Through its wide-area broadcast capability, a geostationary earth orbit (GEO) satellite is able to deliver essentially the same throughput signal throughout the country or region at an attractive cost per user. Taking advantage of this factor direct to home (DTH) satellite broadcasting with a smaller antenna at the subscriber rooftop is also an extension of local loop over the satellite.
Many personal communication services (PCN) services have been planned using low earth orbit ( LEO) satellites which permit users with portable/ handheld terminals to connect themselves directly to the LEO satellites. In the process, the local loop is extended for fixed/mobile application.
- FREQUENCY BAND
The WILL technologies available in different frequency & their important parameter are indicated below:
|SYSTEM TECHNOLOGY||MACRO CELLULAR||MICRO CELLULAR|
890-915 935-960 Mhz
824-849 869-894 Mhz
824-849 869-894 Mhz
|RF CHL SPACING||200 Khz||30 Khz||1250 Khz||100 Khz||1728 Khz||300 Khz|
|VOICE CHL / CARRIER
|MODULATION||GMSK||PIE/4- QPSK||CDMA||FSK||GFSK||PIC/4 QPSK|
GSM Global System for Mobile Communication
DAMPS Digital Advance Mobile Phone Service
CDMA Code Division Multiple Access
CT-2 Cordless Telephony-2
DECT Digital Enhanced Cordless Technology
PHS Personal Handiphone Service
5.0 FIBRE IN LOCAL LOOP (FITL)
In order to overcome the limitations of copper cable and to be able to support value added broadband service like data, cable Video, HDTV and increased use of computer which require bandwidth on demand, optical fibre is introduced in the local loop. In light of its infinite bandwidth and high reliability, optical fibre cable is the automatic choice for the local loop.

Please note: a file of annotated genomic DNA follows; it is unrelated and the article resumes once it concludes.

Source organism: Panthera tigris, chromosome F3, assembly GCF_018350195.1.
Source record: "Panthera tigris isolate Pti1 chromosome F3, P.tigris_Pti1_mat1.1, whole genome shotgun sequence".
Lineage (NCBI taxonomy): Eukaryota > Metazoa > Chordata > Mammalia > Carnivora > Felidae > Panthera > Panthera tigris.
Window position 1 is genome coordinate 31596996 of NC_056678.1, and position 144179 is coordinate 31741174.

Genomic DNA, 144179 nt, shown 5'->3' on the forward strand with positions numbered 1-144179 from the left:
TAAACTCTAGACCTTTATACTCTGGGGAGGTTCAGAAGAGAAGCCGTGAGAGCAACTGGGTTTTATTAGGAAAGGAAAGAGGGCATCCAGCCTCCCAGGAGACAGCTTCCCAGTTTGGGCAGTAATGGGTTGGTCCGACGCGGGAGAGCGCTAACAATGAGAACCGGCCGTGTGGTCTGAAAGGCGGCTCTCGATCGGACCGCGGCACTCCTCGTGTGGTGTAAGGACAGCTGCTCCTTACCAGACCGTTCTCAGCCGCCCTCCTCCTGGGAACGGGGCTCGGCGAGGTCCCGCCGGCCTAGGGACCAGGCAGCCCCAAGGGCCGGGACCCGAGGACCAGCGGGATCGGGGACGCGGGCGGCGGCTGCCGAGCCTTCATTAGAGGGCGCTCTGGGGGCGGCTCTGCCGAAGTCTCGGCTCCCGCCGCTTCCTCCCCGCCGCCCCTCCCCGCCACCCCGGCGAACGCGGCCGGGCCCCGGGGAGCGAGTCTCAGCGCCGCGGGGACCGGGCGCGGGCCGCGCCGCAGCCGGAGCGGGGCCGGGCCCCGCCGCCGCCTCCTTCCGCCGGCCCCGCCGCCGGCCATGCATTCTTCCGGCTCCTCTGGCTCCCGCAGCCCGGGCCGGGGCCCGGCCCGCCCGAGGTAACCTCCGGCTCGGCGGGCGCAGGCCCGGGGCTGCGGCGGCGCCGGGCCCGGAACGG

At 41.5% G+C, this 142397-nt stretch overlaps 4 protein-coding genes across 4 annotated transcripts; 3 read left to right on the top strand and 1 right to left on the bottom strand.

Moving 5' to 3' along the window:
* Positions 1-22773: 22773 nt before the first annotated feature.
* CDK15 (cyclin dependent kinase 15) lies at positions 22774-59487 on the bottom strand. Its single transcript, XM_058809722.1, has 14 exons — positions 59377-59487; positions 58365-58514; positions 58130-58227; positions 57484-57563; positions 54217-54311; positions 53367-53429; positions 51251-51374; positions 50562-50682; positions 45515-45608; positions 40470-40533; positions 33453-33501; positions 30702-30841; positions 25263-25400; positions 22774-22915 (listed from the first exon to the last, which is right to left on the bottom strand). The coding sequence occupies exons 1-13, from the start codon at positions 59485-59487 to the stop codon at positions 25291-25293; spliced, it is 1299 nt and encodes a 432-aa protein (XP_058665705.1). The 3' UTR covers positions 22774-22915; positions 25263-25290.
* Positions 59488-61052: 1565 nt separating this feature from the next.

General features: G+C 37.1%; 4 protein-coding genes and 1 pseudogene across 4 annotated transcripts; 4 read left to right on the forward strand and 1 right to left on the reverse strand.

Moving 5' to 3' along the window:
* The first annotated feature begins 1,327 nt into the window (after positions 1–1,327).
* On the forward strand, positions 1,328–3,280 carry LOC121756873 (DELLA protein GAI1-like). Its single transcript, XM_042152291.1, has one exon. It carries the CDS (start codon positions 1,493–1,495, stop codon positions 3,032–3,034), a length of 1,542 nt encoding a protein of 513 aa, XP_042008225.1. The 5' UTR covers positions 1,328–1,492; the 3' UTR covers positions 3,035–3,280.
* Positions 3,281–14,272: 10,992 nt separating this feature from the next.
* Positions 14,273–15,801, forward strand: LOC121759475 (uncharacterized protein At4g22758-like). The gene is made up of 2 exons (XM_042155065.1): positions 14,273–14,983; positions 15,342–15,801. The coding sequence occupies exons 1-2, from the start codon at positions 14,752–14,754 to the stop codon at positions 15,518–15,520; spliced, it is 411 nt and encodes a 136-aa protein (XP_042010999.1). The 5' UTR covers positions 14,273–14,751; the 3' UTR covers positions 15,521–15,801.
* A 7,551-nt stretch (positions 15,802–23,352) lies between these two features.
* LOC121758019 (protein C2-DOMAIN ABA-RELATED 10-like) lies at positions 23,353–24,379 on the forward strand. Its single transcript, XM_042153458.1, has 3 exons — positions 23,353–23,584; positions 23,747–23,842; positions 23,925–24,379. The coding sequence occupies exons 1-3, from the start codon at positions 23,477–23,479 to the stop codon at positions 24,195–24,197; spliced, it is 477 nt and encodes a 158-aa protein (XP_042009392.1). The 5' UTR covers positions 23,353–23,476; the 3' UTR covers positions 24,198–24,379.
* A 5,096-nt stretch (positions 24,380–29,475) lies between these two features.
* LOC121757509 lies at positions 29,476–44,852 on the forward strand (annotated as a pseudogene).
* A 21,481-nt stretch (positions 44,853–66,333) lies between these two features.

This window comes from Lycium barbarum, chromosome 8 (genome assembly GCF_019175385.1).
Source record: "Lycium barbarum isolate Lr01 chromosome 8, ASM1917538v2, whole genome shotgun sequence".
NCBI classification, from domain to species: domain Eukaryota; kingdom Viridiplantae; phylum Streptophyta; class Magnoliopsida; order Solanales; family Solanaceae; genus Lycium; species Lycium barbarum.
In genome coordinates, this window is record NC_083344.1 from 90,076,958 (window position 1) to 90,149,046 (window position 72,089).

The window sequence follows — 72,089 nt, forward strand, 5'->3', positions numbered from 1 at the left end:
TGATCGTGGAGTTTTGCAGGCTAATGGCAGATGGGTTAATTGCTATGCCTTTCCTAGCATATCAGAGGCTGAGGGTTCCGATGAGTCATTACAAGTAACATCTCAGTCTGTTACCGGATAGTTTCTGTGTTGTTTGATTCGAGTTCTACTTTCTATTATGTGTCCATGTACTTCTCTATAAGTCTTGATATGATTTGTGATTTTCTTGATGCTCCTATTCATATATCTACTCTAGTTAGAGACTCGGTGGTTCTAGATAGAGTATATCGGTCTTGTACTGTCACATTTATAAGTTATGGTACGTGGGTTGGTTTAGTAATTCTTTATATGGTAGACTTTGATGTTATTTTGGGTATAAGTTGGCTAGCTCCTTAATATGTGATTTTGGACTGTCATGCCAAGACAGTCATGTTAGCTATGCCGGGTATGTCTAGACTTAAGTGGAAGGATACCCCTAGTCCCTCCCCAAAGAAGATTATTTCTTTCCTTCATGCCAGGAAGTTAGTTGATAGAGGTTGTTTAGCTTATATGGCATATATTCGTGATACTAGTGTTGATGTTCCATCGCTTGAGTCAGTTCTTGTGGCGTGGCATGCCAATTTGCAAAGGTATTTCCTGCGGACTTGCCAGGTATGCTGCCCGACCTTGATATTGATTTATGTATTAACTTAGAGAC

(i) Impact of environmental factors is almost negligible on optical fibre cable.
(ii) Optical fibre cables are not susceptible to electromagnetic interference and hence there is no possibility of intercepting information at any point
(iii) The limitation on loop resistance is eliminated by introduction of active elements providing appropriate amplification.
(iv) Because of fibre’s unlimited bandwidth capacity up-gradation is very simple as it can be affected by simply changing the end terminal equipment. Repeated digging & cable laying is not required.
(v) Small size of fibre cable avoids congestion in ducts & crowding at MDF.
(vi) Due to their inherent wide band width capability optical fibre cable can support narrow band and broadband ISDN services. They can also support video transmission, thus bringing the telephone services and cable TV operations together.